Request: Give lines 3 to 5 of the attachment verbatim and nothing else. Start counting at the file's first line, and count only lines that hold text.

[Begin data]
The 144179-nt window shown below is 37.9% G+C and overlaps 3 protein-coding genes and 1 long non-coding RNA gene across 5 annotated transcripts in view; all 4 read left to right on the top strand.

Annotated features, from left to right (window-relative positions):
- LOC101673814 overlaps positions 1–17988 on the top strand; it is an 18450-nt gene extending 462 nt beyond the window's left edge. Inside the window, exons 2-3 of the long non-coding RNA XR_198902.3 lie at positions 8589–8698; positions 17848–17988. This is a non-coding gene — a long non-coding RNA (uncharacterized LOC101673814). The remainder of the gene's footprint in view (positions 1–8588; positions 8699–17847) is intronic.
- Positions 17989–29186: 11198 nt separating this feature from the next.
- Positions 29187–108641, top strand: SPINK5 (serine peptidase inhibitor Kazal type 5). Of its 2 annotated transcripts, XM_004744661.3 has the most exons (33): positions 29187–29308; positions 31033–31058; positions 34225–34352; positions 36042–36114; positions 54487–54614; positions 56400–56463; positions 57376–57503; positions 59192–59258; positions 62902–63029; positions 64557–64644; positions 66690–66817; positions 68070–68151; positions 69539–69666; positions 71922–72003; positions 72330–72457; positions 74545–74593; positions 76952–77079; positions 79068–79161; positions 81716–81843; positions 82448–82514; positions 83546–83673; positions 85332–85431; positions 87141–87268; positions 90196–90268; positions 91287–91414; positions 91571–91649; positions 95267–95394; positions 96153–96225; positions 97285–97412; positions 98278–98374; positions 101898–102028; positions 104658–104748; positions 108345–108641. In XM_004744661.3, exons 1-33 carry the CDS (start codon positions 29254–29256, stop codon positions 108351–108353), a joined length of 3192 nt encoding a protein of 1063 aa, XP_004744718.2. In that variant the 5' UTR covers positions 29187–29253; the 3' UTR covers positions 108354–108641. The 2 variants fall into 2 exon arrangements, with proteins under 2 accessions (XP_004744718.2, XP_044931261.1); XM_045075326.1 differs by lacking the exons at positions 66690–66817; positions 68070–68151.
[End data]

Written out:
- LOC101673814 overlaps positions 1–17988 on the top strand; it is an 18450-nt gene extending 462 nt beyond the window's left edge. Inside the window, exons 2-3 of the long non-coding RNA XR_198902.3 lie at positions 8589–8698; positions 17848–17988. This is a non-coding gene — a long non-coding RNA (uncharacterized LOC101673814). The remainder of the gene's footprint in view (positions 1–8588; positions 8699–17847) is intronic.
- Positions 17989–29186: 11198 nt separating this feature from the next.
- Positions 29187–108641, top strand: SPINK5 (serine peptidase inhibitor Kazal type 5). Of its 2 annotated transcripts, XM_004744661.3 has the most exons (33): positions 29187–29308; positions 31033–31058; positions 34225–34352; positions 36042–36114; positions 54487–54614; positions 56400–56463; positions 57376–57503; positions 59192–59258; positions 62902–63029; positions 64557–64644; positions 66690–66817; positions 68070–68151; positions 69539–69666; positions 71922–72003; positions 72330–72457; positions 74545–74593; positions 76952–77079; positions 79068–79161; positions 81716–81843; positions 82448–82514; positions 83546–83673; positions 85332–85431; positions 87141–87268; positions 90196–90268; positions 91287–91414; positions 91571–91649; positions 95267–95394; positions 96153–96225; positions 97285–97412; positions 98278–98374; positions 101898–102028; positions 104658–104748; positions 108345–108641. In XM_004744661.3, exons 1-33 carry the CDS (start codon positions 29254–29256, stop codon positions 108351–108353), a joined length of 3192 nt encoding a protein of 1063 aa, XP_004744718.2. In that variant the 5' UTR covers positions 29187–29253; the 3' UTR covers positions 108354–108641. The 2 variants fall into 2 exon arrangements, with proteins under 2 accessions (XP_004744718.2, XP_044931261.1); XM_045075326.1 differs by lacking the exons at positions 66690–66817; positions 68070–68151.